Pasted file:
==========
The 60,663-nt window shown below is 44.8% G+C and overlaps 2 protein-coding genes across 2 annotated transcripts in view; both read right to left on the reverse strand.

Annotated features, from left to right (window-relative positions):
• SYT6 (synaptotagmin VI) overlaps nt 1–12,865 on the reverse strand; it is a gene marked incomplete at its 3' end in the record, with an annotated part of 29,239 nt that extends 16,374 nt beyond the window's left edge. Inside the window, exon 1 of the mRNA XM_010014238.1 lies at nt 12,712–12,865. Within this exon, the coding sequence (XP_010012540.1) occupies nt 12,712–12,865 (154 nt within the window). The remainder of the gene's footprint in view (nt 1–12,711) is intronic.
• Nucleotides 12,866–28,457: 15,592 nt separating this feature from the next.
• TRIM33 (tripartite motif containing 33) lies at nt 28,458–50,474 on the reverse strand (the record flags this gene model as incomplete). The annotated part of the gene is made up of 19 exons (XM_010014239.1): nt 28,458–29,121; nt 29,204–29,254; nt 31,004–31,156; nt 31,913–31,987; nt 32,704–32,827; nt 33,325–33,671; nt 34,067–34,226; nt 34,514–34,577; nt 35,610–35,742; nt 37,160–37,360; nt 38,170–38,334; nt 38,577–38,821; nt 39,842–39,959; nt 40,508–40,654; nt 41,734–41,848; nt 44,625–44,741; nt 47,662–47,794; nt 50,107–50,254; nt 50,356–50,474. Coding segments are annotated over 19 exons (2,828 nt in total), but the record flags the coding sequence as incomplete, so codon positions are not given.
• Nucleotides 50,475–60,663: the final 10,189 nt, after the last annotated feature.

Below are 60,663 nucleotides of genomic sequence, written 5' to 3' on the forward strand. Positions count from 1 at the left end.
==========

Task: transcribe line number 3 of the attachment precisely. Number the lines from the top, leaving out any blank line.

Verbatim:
• SYT6 (synaptotagmin VI) overlaps nt 1–12,865 on the reverse strand; it is a gene marked incomplete at its 3' end in the record, with an annotated part of 29,239 nt that extends 16,374 nt beyond the window's left edge. Inside the window, exon 1 of the mRNA XM_010014238.1 lies at nt 12,712–12,865. Within this exon, the coding sequence (XP_010012540.1) occupies nt 12,712–12,865 (154 nt within the window). The remainder of the gene's footprint in view (nt 1–12,711) is intronic.